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It was the best of times... it was the worst of times... !

Updated: Apr 10, 2021

It was the best of times... it was the worst of times... I don’t think Charles Dickens was writing about his experience in a heavy rock band when he wrote this but who knows?


Rehearsals and song writing are two of the cornerstones of the junior rock star journey for bands at any level and for me personally these two things perfectly summed up the yin and yang of my own modest escapades. The creation of a new song is just the best thing. It’s an amazing journey that can take you by surprise and give you hope. It can fill you with pride or can disappoint you like you’ve never been disappointed before.


Jealously guarded ideas from home are tentatively shared with the group as rejection at this stage would kill the inspiration stone dead. Like a camp fire with a tiny glowing ember we would breathe air into this new born baby and like expectant parents we would all get excited at the prospect of this wonderful new arrival.


Sometimes the creativity flowed like a river and the song burst out into the room brave and strong, ready for its new life as part of the band. Sometimes it needed to be teased gently, manipulated massaged and moulded until it started to take on a shape we could all get on board with. As the singer I was simply an observer and occasional commentator at this point in the songs life but I was already planning my own input into the next stage.

Vocal lines and lyrics are what I do.


I pride myself in my lyrics and regardless of how many people ever hear them or actually take the time to listen to the words I write, the same amount of effort and care goes into each and every song I contribute to. There will always be a story and there will always be a meaning and I do it for myself and no one else. If you look closely at the lyrics I write you will find a window into the deepest recesses of my life and my mind... a daunting proposition for those who know me well.


In the analogue days of the eighties and nineties the writing of songs was intrinsically linked to the rehearsal room. In the absence of today’s technology remote song writing and the sharing and development of ideas was a dream bands could only aspire to regardless of stature or success.


You really had to be there and this my friends was the yang to my yin.


I’ve been in a lot of rehearsal rooms in my time. Some of them were state of the art and bloody expensive. Most were absolute shitholes with the emphasis on shit.

Without stereotyping all rehearsal rooms they did seem to be a “type”. Usually in an old warehouse or building that looked like it was about to fall down around you I often imagined the walls collapsing in once the Marshall Amps were cranked up to eleven and we would be left exposed for all to see on a sea of rubble still thrashing out a song.


They were always in the wrong part of town. I had my car stolen three times from one place. The band I was in at the time then moved to another even less salubrious establishment where I insisted they all carried my motor bike up two flights of stairs and actually into our room because I refused to leave it outside. To be fair, the hookers said they would look after it but I always worried they would all be engaged at the same time leaving my bike to the local scrotes.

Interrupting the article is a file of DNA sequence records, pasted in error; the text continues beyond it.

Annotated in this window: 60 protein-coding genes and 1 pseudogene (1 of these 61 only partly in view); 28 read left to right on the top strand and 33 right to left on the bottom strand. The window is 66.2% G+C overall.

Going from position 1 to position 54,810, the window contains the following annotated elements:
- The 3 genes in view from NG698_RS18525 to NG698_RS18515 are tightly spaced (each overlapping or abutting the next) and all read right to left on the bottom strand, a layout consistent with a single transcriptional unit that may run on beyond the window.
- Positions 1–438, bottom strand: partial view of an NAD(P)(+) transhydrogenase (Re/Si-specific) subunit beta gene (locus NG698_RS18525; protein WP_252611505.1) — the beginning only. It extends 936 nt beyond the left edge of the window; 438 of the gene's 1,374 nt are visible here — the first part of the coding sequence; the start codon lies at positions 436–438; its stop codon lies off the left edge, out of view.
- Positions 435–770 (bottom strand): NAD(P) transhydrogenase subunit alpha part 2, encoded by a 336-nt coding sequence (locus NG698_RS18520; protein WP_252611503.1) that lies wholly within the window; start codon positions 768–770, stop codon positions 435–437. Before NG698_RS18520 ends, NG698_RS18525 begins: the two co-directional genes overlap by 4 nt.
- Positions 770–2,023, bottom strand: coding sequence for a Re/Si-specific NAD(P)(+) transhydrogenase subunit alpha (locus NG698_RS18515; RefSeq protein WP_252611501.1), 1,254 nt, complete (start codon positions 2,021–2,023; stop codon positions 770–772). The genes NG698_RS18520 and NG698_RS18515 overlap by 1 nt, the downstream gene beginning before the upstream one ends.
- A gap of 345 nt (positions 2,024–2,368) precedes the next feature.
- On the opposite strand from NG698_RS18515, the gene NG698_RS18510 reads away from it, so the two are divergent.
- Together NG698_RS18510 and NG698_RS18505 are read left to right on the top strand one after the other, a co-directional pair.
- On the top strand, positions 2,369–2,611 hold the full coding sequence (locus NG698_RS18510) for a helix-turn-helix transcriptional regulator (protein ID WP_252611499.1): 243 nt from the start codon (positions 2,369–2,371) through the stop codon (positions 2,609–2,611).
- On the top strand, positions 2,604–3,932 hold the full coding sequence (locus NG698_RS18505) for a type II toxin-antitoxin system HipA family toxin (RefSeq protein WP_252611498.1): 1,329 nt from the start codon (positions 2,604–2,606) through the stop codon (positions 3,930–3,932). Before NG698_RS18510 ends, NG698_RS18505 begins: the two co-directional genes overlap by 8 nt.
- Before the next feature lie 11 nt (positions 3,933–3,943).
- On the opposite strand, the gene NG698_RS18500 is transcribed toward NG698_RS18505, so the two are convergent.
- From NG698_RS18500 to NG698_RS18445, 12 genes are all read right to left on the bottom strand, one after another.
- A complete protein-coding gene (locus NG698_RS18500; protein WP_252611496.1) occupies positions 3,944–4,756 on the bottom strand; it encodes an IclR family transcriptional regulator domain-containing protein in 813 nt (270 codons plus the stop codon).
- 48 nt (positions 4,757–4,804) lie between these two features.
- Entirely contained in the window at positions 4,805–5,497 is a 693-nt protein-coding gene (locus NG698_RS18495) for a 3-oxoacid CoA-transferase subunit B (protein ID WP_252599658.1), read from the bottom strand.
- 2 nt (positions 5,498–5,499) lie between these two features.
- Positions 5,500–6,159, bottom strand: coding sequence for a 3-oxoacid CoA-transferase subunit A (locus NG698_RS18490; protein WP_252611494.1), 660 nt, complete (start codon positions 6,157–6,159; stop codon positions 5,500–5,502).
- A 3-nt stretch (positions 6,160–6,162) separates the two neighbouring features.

Gone Savage have frequented a number of these places and one that sticks in my mind could have doubled as the set of a low budget slasher movie. Long dark corridors that seemed to lead nowhere and empty rooms like the aftermath of a zombie apocalypse, the place terrified me. I wasn’t that keen on what went on inside these godawful places either.

I always felt aggrieved that I had to turn up at the same time and stay as long as the rest of the band.


Let me explain.


As the singer, I walk in, get a microphone out of a bag, plug it in and that’s me ready. I then stand by ( usually freezing my nuts off ) while guitarists tinker and tune, drummers set up endless stands and turn weird drum tuning keys on the side of toms before rhythmically hitting one drum over and over for what seems like hours.


Fingers must be warmed, strings tightened and changed, bass pedals reminiscent of the bridge of the star ship Enterprise endlessly stamped on and tested... blah blah blah .. you get the idea.


Finally we are ready to play something and one bright spark says let’s go through the set two or three times. Why don’t I just sandpaper my whole throat then? Have YOU tried belting out rock songs for over three hours?


So I do the set once then go back to my familiar nut freezing activities while they go through it again instrumentally. After a third run through the hour long dismantling of equipment begins and I put my microphone back in its bag.


Don’t forget to write some lyrics for those three new songs is the cry as we leave the rehearsal at midnight.


Homework as well... it’s just not fair being a singer !





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